- portal hypertension, which occurs when scar tissue partly blocks the flow of blood through the liver, increasing pressure in the portal vein.
- liver failure, a condition in which the liver is badly damaged and stops working. Liver failure may require a liver transplant.
- liver cancer. Alagille syndrome increases the risk for liver cancer.
Alagille syndrome may cause complications in other parts of the body, such as
- serious heart defects, such as tetralogy of Fallot, which require treatment with surgery
- narrowing and weakness in the blood vessels in the brain that may lead to bleeding and stroke
- problems with growth, delayed puberty, or failure to thrive
- bone problems, such as osteoporosis or frequent broken bones
Symptoms & Causes
What are the signs and symptoms of Alagille syndrome?
The most common signs and symptoms of Alagille syndrome are caused by less bile flowing out of the liver. Alagille syndrome may also affect other parts of the body, such as the heart, eyes, face, skeleton, blood vessels, and kidneys.
The signs and symptoms of Alagille syndrome vary, even among people in the same family. Some people with Alagille syndrome may have mild symptoms or may not know they have the disease. Others may have more severe symptoms, health problems, and complications.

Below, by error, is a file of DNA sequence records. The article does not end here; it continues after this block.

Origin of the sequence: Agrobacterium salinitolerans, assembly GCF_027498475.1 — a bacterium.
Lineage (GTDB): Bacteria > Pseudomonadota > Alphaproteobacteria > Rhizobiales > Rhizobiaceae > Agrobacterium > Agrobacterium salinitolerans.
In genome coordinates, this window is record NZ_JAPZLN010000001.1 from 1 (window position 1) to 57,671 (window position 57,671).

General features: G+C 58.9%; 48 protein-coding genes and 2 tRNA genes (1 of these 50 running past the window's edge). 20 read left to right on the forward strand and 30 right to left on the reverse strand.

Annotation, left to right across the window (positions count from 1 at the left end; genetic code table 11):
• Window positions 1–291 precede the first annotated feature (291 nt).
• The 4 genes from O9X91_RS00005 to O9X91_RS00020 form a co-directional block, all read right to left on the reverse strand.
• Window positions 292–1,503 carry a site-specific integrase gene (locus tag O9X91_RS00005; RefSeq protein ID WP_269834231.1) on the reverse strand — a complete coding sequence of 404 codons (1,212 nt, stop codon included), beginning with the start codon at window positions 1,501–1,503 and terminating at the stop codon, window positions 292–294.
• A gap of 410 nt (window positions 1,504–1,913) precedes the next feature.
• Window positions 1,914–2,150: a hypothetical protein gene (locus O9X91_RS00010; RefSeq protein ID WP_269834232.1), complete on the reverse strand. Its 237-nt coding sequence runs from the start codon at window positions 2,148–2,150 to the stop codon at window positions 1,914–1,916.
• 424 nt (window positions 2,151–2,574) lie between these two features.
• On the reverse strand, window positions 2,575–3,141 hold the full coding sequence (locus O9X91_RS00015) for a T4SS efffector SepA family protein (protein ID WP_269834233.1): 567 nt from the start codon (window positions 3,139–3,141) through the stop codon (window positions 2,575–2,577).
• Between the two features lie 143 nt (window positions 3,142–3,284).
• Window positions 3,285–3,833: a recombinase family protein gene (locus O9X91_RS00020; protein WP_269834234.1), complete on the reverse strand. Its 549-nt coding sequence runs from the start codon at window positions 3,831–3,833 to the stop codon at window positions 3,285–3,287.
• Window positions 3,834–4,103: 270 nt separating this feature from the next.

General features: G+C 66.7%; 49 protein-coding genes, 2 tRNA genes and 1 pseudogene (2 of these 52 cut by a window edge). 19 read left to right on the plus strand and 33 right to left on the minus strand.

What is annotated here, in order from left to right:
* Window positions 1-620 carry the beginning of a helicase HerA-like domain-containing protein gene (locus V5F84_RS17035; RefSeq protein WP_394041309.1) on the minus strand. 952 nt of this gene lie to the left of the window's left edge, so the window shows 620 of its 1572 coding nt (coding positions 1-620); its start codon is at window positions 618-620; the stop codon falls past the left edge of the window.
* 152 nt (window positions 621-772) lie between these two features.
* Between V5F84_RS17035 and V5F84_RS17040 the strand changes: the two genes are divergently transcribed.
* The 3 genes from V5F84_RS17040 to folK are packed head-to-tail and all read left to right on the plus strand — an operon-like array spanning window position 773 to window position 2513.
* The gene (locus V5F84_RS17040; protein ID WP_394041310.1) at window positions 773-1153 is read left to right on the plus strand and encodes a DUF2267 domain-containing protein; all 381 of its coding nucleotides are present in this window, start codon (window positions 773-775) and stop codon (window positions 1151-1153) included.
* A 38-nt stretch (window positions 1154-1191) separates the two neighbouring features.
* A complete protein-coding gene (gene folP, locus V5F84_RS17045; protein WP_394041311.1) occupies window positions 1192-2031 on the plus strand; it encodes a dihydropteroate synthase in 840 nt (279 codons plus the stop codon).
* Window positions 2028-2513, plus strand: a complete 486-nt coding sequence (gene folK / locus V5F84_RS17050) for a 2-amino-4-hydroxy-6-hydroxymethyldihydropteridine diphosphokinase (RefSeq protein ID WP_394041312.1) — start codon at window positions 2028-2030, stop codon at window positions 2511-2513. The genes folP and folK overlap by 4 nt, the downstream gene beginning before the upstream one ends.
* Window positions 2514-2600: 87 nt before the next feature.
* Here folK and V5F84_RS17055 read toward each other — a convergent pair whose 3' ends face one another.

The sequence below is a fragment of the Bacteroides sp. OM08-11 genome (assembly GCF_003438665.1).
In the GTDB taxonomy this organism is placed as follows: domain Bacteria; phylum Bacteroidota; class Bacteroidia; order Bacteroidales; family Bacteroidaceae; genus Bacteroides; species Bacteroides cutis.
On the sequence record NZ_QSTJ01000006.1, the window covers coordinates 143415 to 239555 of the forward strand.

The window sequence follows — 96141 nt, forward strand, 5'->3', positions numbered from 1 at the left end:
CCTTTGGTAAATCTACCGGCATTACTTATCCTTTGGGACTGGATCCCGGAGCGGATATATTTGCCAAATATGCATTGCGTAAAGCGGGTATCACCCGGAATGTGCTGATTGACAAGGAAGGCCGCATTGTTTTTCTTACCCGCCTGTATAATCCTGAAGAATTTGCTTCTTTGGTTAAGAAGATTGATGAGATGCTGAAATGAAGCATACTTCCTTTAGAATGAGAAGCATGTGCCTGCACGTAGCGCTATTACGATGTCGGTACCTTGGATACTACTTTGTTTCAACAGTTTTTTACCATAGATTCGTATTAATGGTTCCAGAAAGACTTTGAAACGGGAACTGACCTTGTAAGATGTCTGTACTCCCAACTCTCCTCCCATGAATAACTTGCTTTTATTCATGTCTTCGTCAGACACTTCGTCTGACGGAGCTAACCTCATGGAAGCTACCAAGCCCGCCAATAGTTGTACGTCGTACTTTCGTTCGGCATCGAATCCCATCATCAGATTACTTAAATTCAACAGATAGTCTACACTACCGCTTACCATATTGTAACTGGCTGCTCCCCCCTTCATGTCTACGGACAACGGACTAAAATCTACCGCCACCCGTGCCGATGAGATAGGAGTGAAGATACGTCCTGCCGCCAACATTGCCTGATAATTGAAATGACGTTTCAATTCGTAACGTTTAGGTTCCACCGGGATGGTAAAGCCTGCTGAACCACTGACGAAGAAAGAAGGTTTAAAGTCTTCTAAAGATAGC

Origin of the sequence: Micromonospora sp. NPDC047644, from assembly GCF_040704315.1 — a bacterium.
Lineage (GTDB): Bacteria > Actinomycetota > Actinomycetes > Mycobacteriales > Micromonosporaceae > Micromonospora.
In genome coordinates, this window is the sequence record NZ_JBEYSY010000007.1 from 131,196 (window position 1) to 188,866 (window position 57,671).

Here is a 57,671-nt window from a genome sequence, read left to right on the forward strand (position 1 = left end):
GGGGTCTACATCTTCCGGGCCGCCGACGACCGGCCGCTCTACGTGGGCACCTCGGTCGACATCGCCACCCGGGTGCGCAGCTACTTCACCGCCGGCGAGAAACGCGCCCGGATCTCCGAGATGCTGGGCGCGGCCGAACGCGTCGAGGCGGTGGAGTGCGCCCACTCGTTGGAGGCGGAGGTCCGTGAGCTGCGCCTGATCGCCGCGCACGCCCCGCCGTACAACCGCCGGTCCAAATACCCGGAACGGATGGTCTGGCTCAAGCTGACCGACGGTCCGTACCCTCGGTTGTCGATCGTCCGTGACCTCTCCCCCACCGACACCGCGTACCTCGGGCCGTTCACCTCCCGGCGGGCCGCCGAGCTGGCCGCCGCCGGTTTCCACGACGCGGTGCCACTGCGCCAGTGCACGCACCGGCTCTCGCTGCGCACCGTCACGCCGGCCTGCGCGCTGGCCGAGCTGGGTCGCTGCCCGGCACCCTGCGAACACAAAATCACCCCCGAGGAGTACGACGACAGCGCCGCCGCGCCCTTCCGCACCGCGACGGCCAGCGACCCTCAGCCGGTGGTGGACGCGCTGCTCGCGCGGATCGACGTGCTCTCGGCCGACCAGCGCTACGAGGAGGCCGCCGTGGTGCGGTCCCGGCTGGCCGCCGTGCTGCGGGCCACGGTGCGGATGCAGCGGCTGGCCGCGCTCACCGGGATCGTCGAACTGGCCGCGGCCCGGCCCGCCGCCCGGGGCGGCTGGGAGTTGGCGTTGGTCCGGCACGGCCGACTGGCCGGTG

Liver signs and symptoms
In Alagille syndrome, the reduced flow of bile out of the liver may lead to the following signs and symptoms
- severe itchiness of the skin, called pruritus
- yellowish color of the whites of the eyes and skin, called jaundice
- darkening of the color of urine and lightening of the color of stools
- fatty deposits that appear as yellow bumps on the skin, called xanthomas
- loose, greasy, bad-smelling stools, a sign that less bile is reaching the small intestine to help digest fats
- an enlarged liver or spleen, which a doctor may notice during a physical exam or imaging tests
These may be the first signs of Alagille syndrome and often appear in the first year of life.6 While Alagille syndrome commonly affects the liver, a small number of people with the disease have no signs or symptoms of reduced bile flow or liver disease.
Other signs and health problems
Alagille syndrome can affect many other parts of the body. Doctors may look for the following signs of the disease
- poor growth and energy, caused by the liver problems and other problems
- heart problems such as heart murmur and heart defects that are present at birth
- eye defects such as white or gray-white rings on the corneas, called posterior embryotoxon, which does not affect vision